The AirShares EU Carbon Allowances Fund (NYSE Arca: ASO) is actually a commodity pool that tracks a basket of exchange-traded futures contracts for European Union Allowances (EUAs). Each contract provides for delivery of 1,000 EUAs at a specified price.

The new ETF-like product, as AirShares refers to ASO, invests in futures contracts that expire each December beginning in 2009 and extending through 2012. As contracts approach their December expiration, the fund sells expiring contracts and replaces them with contracts of later expirations, according to XShares Advisors, which is sponsoring the new exchange-traded products.

ASO will start with nearly $5 million in seed money as an asset base. It's expected to come with an expense ratio of 0.85% annually. The fund opens with some 238 different contracts. More detailed information can be found on the new AirShares site here.

Since the commodities involved aren't physically deliverable, ASO can't be considered an ETF. But it acts like many exchange-traded commodities products that are popular in Europe. It's also important to note ASO represents a pool of futures contracts rather than notes.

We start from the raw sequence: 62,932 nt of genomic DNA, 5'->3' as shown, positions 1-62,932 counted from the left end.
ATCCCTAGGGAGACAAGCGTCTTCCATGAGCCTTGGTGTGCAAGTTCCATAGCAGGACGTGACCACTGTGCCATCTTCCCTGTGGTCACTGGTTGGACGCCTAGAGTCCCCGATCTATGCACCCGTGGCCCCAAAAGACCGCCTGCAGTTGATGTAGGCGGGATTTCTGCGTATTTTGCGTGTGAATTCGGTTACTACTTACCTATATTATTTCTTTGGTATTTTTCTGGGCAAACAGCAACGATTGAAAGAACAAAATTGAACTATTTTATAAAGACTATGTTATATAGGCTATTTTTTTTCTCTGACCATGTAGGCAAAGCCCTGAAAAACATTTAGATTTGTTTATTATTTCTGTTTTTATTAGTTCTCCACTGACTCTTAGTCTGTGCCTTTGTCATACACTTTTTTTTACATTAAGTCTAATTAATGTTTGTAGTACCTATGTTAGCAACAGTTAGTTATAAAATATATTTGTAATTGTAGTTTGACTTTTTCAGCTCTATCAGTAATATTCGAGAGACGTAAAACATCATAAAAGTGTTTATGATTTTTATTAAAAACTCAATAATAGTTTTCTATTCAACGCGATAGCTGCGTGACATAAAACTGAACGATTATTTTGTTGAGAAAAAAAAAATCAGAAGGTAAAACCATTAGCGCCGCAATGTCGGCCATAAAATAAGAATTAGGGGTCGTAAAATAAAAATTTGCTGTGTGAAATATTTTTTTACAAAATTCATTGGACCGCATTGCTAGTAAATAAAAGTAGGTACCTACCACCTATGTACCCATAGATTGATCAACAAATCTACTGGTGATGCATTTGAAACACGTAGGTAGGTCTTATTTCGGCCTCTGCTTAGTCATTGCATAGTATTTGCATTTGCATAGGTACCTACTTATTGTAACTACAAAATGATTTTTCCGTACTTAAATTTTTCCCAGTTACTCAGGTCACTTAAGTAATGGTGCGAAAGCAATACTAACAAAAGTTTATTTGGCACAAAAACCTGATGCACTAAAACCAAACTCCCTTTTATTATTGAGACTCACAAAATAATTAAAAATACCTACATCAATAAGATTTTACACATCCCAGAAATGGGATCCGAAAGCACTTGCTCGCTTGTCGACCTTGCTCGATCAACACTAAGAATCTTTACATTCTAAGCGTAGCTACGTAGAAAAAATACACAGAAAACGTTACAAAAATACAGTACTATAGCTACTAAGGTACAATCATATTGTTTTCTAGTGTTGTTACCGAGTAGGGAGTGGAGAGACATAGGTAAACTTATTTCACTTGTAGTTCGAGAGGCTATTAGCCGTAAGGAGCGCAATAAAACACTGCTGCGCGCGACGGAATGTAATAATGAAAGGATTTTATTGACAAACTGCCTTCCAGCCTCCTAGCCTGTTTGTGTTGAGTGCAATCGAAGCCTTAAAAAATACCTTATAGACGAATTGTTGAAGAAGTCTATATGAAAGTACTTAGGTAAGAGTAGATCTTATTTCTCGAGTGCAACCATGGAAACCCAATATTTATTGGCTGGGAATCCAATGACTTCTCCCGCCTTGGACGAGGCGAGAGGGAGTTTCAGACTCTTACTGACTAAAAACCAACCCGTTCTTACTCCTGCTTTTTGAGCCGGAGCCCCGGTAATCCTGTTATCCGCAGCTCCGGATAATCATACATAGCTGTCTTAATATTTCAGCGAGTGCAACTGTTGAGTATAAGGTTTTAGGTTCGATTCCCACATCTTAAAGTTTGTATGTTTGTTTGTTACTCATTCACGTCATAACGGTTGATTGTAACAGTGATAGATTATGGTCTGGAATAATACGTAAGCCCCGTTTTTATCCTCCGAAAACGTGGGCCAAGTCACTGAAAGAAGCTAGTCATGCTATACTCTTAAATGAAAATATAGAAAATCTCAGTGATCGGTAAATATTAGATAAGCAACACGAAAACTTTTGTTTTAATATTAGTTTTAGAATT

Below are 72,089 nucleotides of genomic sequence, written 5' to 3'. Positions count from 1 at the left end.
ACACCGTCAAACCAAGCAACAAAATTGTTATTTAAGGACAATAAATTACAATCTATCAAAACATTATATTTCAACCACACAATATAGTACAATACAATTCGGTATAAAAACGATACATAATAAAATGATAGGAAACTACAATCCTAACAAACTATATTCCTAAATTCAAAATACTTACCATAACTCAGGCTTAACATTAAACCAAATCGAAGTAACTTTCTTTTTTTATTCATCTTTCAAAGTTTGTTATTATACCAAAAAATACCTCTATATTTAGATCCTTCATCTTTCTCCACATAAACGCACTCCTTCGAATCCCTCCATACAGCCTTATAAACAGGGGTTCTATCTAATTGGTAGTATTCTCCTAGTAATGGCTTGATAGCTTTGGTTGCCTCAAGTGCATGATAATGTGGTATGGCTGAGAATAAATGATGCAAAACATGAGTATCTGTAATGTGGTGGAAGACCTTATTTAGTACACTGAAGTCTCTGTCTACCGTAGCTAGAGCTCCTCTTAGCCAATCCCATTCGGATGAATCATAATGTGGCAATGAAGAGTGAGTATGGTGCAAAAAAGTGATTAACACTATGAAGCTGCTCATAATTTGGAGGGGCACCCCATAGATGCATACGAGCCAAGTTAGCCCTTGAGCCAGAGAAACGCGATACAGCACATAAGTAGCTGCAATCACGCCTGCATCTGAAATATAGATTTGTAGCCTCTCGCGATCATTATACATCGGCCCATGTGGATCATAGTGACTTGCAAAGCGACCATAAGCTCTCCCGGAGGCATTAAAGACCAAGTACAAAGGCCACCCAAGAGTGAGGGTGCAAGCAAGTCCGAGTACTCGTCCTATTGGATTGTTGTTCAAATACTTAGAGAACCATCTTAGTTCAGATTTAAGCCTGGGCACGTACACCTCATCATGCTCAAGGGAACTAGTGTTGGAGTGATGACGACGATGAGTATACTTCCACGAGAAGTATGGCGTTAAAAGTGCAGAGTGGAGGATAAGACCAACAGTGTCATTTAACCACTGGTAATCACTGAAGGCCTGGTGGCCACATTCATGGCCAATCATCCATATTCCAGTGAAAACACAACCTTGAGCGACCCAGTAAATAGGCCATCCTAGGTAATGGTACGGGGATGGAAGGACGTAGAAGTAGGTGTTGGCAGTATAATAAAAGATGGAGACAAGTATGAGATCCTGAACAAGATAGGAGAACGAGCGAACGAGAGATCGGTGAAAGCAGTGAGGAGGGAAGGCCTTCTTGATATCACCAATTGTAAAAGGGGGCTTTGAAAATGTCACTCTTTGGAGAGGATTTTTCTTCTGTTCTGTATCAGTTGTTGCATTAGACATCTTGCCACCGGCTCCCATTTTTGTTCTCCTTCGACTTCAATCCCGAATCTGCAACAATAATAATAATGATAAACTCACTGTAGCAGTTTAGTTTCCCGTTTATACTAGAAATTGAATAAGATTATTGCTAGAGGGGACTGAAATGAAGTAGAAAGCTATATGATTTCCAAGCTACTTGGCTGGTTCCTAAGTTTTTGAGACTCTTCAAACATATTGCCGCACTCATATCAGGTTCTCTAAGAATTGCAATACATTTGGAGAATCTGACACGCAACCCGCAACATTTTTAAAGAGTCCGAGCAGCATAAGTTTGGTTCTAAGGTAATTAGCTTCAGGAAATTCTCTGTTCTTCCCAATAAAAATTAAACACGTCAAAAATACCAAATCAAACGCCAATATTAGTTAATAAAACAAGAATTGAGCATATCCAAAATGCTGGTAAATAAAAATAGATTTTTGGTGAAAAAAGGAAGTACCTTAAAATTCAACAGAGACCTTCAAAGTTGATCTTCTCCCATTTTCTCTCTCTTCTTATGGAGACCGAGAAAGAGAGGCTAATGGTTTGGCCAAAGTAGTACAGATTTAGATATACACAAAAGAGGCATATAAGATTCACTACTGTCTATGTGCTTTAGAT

That's significant since another type of fund, referred to as an exchange-traded note, is already on the market. In late June, Barclays Capital gained first-mover status into the U.S. exchange-traded products market for carbon emissions with its iPath Global Carbon ETN (NYSE Arca: GRN)...MUCH MORE, read it all.

Speaking of GRN, it's performance since introduction may be a cautionary tale:

intraday 6 month 12 month 24 month
chart via etfguide

Be aware of what you're getting into (Investors Business Daily via Yahoo Finance):

...Given the low interest in GRN, Ron Rowland, founder of All Star Investor and chief investment officer of Capital Cities Asset Management, with $80 million in assets under management, believes ASO will shut down within a year.